• Have several copies of your resumé ready; there is a student job fair. This is a major networking opportunity. I have never left a WWDC without a job interview with at least two companies, one of which was Apple. The old timers will go on and on about how “WWDC is going down hill,” smile and nod, try to steer the conversation on how to get into a mac software company.
  • Bring personal business cards. Make sure you get them on the thicker card stock, people will be impressed.
  • Have an elevator speech ready. You won’t have much time to pitch yourself during an impromptu interview. Practice on your 3 minute spiel on why you are a good fit for an awesome company. Did you do research? do you have a pet project? both of these are good things to talk about in your elevator talk.
  • The best session is Stump The Experts. Get there early, it fills up. If you want a t-shirt the easiest way is to ID a walk in song (I have 2 hats and one t-shirt thanks to paying attention to the walk in songs).
  • Don’t waste your time playing video games. WWDC has a great showcase of the best of Mac gaming, it is very easy to get sucked in while playing Doom on a 30″ Apple Cinema Display with Bose simulated surround headphones. I missed many manny sessions my first year due to this deadly combination. The video games were gone in 2008, so I don’t know if they will be back in 2009.
  • You will get a lot of business cards, write something on the back to remind you who the person actually was, what you talked about, and what the take away was.
  • Save the cards in your name tag pouch.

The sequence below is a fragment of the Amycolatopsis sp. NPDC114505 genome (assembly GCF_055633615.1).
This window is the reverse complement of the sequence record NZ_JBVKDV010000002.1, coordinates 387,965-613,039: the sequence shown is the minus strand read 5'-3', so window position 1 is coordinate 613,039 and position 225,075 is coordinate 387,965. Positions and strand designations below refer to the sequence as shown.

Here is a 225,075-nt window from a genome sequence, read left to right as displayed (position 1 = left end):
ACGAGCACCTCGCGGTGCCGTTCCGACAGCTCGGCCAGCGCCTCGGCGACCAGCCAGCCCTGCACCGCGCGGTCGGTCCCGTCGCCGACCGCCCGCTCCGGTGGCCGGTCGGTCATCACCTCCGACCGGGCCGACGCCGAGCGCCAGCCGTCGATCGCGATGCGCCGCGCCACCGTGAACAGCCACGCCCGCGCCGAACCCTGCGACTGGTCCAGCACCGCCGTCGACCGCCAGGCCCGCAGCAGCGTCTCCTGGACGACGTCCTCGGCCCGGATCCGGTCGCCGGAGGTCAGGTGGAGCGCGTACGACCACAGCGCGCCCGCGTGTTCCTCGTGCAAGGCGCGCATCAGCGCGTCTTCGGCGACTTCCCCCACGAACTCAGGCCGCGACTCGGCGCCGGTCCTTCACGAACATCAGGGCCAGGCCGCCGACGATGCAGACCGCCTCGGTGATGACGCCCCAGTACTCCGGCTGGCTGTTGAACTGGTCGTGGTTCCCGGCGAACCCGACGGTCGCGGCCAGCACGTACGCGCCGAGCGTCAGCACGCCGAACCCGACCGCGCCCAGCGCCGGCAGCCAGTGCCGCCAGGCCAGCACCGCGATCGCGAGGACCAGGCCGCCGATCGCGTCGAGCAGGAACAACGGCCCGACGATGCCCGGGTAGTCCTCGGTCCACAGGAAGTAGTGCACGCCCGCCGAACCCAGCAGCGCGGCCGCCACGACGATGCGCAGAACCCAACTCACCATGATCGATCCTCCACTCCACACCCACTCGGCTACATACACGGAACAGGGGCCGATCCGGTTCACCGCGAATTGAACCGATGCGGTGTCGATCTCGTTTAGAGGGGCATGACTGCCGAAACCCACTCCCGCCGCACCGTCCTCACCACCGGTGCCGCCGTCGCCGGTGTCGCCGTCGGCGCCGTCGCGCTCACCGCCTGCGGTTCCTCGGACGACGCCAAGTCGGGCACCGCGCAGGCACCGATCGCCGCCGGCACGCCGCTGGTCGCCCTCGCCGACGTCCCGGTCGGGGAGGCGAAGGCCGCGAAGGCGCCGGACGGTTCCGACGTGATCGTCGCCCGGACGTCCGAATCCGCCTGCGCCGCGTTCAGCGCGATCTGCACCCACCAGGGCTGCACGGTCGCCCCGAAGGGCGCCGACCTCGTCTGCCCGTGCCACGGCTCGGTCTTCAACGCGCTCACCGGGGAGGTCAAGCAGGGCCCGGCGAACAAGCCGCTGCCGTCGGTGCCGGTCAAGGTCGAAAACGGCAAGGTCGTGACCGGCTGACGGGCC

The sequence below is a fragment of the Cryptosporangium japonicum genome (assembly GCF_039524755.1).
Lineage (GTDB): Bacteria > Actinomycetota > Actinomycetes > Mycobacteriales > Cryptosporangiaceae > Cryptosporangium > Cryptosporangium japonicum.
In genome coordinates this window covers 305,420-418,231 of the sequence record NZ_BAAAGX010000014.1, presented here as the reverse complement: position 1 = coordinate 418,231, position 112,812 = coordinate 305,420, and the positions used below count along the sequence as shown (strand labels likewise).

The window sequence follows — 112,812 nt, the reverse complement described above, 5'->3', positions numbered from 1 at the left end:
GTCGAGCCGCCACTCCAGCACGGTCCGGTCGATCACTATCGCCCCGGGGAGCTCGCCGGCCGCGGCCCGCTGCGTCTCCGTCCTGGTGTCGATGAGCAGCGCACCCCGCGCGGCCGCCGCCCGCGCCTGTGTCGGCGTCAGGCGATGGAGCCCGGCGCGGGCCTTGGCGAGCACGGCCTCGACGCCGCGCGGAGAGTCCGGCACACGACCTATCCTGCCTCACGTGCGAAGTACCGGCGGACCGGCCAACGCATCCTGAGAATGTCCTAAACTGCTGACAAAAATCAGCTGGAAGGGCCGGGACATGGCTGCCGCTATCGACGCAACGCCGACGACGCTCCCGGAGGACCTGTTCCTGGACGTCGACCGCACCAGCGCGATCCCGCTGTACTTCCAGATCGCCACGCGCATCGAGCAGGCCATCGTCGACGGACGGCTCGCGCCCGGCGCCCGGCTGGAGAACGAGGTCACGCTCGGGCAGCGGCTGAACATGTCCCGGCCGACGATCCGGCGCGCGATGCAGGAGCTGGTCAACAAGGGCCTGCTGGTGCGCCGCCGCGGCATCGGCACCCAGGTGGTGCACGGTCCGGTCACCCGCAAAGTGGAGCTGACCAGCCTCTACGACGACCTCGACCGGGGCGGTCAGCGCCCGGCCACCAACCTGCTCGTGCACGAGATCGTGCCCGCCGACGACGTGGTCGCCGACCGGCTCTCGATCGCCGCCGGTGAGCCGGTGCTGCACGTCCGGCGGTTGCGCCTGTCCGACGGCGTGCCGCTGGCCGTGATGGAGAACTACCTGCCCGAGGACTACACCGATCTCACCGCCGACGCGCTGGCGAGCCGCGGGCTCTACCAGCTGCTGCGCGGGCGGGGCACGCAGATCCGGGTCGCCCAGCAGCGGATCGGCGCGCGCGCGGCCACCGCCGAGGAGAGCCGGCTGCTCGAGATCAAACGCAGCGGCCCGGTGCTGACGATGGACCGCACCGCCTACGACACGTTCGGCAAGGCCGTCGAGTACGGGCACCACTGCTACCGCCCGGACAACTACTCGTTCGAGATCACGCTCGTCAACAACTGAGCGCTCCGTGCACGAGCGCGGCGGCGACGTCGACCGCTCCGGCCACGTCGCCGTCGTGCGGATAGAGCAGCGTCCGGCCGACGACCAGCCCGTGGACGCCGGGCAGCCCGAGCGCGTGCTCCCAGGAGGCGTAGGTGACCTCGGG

• The technical sessions are less awesome than you think. In 2008 since so many of the people were new to mac development most of the talks were half “intro to cocoa” and then a little “here is the cool stuff.” If you have the opportunity to talk with somebody like Wil Shipley or if you see a Cowboy Hat off in the crowd. Go talk to them. It will be more valuable.
  • Bring your code. Apple engineers are there all day to fix your code.
  • The Apple engineers are also really friendly, talk to them.
  • Bring proof of age on Thursday night. The official party is always on Thursday night, and the apple big wigs are in the crowd. Go try to dance with Phil Schiller.


  • Go to WWDC parties. I remember the WebKit launch party was pretty awesome, these are both educational and social opportunities. We are all nerds, we talk about code all the time, just sometimes its nice to do with a beer in your hand. Again these are really good opportunities to meet developers and network.
  • San Francisco was made for walking. You have a lot of time on Thursday and Friday as the conference winds down, use this time to see the sights.
  • The Moscone Center has good food, just not always for lunch. If you aren’t going to a sack lunch there are several good restaurants within two blocks of the conference. If you want to skip lunch go check out the Metreon just across the street or Mel’s Diner, on Mission, southwest of 4th.
  • The House of Nanking is the best chinese food I’ve ever had.
  • Stop by the Apple Company Store. Last year the Developer Bash was in Yerba Buena Gardens, not 1 Infinite Loop, but its worth catching the train down for. It is the only place you can get Apple coffee mugs, Apple toilet seat covers, Apple… you get the idea.
Most importantly HAVE FUN. Be social and the jobs will find you.